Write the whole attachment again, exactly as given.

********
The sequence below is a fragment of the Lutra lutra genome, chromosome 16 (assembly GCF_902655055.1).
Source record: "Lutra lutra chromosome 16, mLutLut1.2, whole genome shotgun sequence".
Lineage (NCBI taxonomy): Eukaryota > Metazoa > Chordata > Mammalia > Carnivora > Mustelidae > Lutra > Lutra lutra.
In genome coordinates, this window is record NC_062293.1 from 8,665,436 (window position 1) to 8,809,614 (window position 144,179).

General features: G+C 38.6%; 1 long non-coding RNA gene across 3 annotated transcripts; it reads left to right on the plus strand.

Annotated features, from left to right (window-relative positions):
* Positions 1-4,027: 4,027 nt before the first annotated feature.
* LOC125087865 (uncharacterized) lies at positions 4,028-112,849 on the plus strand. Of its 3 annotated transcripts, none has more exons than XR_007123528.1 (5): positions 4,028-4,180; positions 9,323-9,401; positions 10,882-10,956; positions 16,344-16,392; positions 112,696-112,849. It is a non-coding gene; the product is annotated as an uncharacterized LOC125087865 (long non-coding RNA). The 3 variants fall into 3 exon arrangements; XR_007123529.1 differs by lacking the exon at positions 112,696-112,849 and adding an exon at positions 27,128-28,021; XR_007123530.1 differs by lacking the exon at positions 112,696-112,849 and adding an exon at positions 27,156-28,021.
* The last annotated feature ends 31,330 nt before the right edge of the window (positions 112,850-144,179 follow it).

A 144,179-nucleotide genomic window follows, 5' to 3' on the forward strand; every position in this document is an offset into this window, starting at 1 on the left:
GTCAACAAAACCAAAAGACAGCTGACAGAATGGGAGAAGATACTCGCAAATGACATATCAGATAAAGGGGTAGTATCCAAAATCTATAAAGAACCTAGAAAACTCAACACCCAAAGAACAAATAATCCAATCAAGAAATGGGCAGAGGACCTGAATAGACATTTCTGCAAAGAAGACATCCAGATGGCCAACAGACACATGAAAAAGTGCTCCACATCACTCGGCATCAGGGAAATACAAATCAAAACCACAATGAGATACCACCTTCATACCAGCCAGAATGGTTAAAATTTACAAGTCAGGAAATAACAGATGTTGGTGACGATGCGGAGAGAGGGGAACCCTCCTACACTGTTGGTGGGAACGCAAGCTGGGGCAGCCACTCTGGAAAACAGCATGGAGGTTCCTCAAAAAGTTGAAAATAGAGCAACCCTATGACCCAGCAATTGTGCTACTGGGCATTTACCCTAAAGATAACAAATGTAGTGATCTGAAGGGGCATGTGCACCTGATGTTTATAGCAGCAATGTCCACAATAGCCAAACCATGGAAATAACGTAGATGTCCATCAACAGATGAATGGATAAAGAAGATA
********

The sequence below is a fragment of the Lutra lutra genome, chromosome 16 (assembly GCF_902655055.1).
Source record: "Lutra lutra chromosome 16, mLutLut1.2, whole genome shotgun sequence".
Lineage (NCBI taxonomy): Eukaryota > Metazoa > Chordata > Mammalia > Carnivora > Mustelidae > Lutra > Lutra lutra.
In genome coordinates, this window is record NC_062293.1 from 8,665,436 (window position 1) to 8,809,614 (window position 144,179).

General features: G+C 38.6%; 1 long non-coding RNA gene across 3 annotated transcripts; it reads left to right on the plus strand.

Annotated features, from left to right (window-relative positions):
* Positions 1-4,027: 4,027 nt before the first annotated feature.
* LOC125087865 (uncharacterized) lies at positions 4,028-112,849 on the plus strand. Of its 3 annotated transcripts, none has more exons than XR_007123528.1 (5): positions 4,028-4,180; positions 9,323-9,401; positions 10,882-10,956; positions 16,344-16,392; positions 112,696-112,849. It is a non-coding gene; the product is annotated as an uncharacterized LOC125087865 (long non-coding RNA). The 3 variants fall into 3 exon arrangements; XR_007123529.1 differs by lacking the exon at positions 112,696-112,849 and adding an exon at positions 27,128-28,021; XR_007123530.1 differs by lacking the exon at positions 112,696-112,849 and adding an exon at positions 27,156-28,021.
* The last annotated feature ends 31,330 nt before the right edge of the window (positions 112,850-144,179 follow it).

A 144,179-nucleotide genomic window follows, 5' to 3' on the forward strand; every position in this document is an offset into this window, starting at 1 on the left:
GTCAACAAAACCAAAAGACAGCTGACAGAATGGGAGAAGATACTCGCAAATGACATATCAGATAAAGGGGTAGTATCCAAAATCTATAAAGAACCTAGAAAACTCAACACCCAAAGAACAAATAATCCAATCAAGAAATGGGCAGAGGACCTGAATAGACATTTCTGCAAAGAAGACATCCAGATGGCCAACAGACACATGAAAAAGTGCTCCACATCACTCGGCATCAGGGAAATACAAATCAAAACCACAATGAGATACCACCTTCATACCAGCCAGAATGGTTAAAATTTACAAGTCAGGAAATAACAGATGTTGGTGACGATGCGGAGAGAGGGGAACCCTCCTACACTGTTGGTGGGAACGCAAGCTGGGGCAGCCACTCTGGAAAACAGCATGGAGGTTCCTCAAAAAGTTGAAAATAGAGCAACCCTATGACCCAGCAATTGTGCTACTGGGCATTTACCCTAAAGATAACAAATGTAGTGATCTGAAGGGGCATGTGCACCTGATGTTTATAGCAGCAATGTCCACAATAGCCAAACCATGGAAATAACGTAGATGTCCATCAACAGATGAATGGATAAAGAAGATA